A more detailed description of each of them is set out in the table below

AS-IS Overview

The functionality of the code is presented in the “AS-IS Overview” section.

What is defined in this section and how does it work?

Here is a quick guide to understanding the diagram:

  1. Analyze the logic of the app (try to identify any problem areas)
  2. If any bugs are detected scrutinize each line of the code or suspected areas where they are detected.
  3. After a manual analysis, we proceed with automated analysis tools in order to check the entire code.
  4. We then test the app for any known or common vulnerabilities (we have an exhaustive list in place)
  5. If any common vulnerabilities are found we will then search again and scrutinize that particular area of code.

This process is how we search for bugs and vulnerabilities in a customer’s project.

Audit Overview

The ‘Audit Overview’ section is where we share detailed findings from the audit.

  1. All findings (everything that was found as described below)
  2. Where they were detected (files, number of lines, etc.)
  3. Method of detection (tools and techniques used)
  4. Method of correction (recommendation for correction, the definition of standards)

HACKEN audits

Who is Hacken?

Hacken has considerable experience of successfully performing tests for online services including online stores, mobile pentests, cryptocurrency platforms, and online registration systems.

We’re a new world player in the cybersecurity market, keen on helping all businesses, including startups, to protect their image, reputation, and financial security.


  1. Crypto Lions
  2. PumaPay
  3. Ambit
  4. e-Mal

Auditing Price

The price depends on:

  1. Code volume
  2. Research time
  3. Individual researcher labor cost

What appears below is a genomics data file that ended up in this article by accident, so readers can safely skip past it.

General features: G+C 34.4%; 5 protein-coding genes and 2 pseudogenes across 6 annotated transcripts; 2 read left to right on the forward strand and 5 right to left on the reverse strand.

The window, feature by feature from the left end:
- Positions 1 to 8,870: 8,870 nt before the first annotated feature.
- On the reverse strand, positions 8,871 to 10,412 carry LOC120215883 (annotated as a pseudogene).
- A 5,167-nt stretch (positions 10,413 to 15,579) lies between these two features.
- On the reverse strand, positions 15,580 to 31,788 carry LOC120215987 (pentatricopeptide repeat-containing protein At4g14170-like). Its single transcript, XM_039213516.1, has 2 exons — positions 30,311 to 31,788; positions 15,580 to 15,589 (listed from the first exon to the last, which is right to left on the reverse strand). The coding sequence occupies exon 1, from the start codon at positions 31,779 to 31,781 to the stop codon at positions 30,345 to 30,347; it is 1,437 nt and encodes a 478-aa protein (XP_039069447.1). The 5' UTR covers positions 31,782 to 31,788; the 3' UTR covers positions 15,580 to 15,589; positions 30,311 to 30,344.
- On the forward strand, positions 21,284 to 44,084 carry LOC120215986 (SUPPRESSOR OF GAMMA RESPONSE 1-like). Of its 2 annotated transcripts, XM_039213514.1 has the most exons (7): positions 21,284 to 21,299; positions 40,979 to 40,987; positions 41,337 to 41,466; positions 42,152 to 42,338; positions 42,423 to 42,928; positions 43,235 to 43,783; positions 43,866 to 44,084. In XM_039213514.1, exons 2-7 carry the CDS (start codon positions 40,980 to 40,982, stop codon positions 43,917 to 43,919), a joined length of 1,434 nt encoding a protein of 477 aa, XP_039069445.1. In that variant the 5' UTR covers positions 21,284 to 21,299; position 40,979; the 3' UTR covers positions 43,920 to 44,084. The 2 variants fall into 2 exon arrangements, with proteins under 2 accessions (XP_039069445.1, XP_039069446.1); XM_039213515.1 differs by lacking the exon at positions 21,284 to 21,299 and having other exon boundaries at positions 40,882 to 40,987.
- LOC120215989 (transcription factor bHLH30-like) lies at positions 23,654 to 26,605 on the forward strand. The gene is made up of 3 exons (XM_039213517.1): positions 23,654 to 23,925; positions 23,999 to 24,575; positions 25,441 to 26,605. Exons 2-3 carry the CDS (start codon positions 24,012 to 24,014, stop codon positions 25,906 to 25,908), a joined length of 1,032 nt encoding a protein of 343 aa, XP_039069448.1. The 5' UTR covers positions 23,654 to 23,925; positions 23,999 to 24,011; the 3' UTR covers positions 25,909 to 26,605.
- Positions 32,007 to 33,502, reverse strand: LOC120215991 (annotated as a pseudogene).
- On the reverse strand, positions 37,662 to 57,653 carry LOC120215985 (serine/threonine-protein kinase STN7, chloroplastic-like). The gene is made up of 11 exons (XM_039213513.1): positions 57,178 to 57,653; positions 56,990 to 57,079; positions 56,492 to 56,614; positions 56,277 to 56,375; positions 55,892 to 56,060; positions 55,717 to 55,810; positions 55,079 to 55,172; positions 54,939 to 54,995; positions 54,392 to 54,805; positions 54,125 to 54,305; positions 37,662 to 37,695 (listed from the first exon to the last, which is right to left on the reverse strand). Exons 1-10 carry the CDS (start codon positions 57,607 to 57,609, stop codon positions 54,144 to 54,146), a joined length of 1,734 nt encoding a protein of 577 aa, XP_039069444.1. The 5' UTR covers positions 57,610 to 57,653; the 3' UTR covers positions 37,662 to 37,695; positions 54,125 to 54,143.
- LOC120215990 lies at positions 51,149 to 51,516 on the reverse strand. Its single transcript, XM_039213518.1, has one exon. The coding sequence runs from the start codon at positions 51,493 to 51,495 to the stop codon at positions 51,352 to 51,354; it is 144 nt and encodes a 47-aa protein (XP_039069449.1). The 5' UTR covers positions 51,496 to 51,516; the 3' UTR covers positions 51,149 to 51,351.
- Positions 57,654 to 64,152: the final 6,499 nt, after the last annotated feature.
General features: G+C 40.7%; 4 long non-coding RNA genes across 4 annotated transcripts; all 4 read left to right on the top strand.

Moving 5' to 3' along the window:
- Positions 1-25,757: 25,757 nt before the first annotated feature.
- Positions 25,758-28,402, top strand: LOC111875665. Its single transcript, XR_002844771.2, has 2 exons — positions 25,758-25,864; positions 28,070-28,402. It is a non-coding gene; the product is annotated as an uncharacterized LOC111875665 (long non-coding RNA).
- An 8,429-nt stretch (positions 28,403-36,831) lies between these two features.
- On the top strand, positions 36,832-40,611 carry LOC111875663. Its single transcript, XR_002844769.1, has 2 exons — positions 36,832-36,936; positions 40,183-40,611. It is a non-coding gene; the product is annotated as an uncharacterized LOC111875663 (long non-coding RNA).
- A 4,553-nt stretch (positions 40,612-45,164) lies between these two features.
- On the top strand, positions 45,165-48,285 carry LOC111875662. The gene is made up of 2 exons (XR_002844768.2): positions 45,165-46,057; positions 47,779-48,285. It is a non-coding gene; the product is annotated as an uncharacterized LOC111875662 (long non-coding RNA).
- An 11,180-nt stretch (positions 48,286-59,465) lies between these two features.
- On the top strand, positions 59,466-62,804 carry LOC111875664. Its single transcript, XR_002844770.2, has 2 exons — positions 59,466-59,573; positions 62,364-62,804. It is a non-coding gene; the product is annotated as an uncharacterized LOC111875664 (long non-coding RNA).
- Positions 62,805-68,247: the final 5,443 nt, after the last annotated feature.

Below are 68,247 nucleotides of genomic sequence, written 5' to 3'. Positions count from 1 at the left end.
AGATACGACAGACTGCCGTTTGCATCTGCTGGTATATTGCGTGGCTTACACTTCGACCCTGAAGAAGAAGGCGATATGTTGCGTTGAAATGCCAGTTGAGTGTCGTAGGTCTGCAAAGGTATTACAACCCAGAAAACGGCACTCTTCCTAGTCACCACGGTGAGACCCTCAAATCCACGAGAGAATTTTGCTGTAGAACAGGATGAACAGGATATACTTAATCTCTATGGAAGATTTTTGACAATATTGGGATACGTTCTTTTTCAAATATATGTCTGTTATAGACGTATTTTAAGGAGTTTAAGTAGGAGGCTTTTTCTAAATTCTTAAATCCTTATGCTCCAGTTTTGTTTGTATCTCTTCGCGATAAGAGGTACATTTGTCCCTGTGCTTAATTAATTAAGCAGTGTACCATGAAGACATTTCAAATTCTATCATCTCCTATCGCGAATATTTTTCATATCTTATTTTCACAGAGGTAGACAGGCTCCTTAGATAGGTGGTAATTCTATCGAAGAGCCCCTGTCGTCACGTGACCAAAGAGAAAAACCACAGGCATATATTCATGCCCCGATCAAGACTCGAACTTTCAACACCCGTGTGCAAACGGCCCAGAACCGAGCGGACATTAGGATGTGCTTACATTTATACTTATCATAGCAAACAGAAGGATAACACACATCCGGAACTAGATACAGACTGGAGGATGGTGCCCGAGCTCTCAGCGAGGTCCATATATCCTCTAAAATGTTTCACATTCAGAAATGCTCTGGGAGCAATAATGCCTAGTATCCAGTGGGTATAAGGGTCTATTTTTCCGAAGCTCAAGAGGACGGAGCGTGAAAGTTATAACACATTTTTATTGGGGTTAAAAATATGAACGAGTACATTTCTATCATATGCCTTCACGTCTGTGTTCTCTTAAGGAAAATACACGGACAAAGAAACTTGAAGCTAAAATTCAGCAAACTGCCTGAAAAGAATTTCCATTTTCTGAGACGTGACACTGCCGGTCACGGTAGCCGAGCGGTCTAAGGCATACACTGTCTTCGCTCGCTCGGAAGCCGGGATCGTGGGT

The audit will differ according to the type of product under consideration’. The final cost of the report should then be verified with the auditing company.


As explained in the foregoing ‘EOS Smart Contract’ overview by HACKEN, an audit is vital for your applications, programs, systems and networks etc., and sooner or later you will need to perform one.

A good quality audit covers many aspects including the scope of research, description of findings, any discovered bugs, a table of vulnerabilities classified by risk, an as-is overview, program functionality and a detailed overview of findings.

If you need to audit an EOS smart contract or DApp you can order one from HACKEN as our experts can perform a high-quality audit that will guarantee customer satisfaction.

Contact a Specialist

to our newsletter

Be the first to receive our latest company updates, Web3 security insights, and exclusive content curated for the blockchain enthusiast.в

Speaker Img

Table of contents

  • What is a smart contract audit and why is it necessary to perform?
  • The main parts of the report
  • HACKEN audits
  • Auditing Price

Tell us about your project

Follow Us

Read next:

More related
  • Blog image
    What is DePIN? Exploring Decentralized Physical Infrastructure Networks

    7 min read


  • Blog image
  • Blog image
More related →

Trusted Web3 Security Partner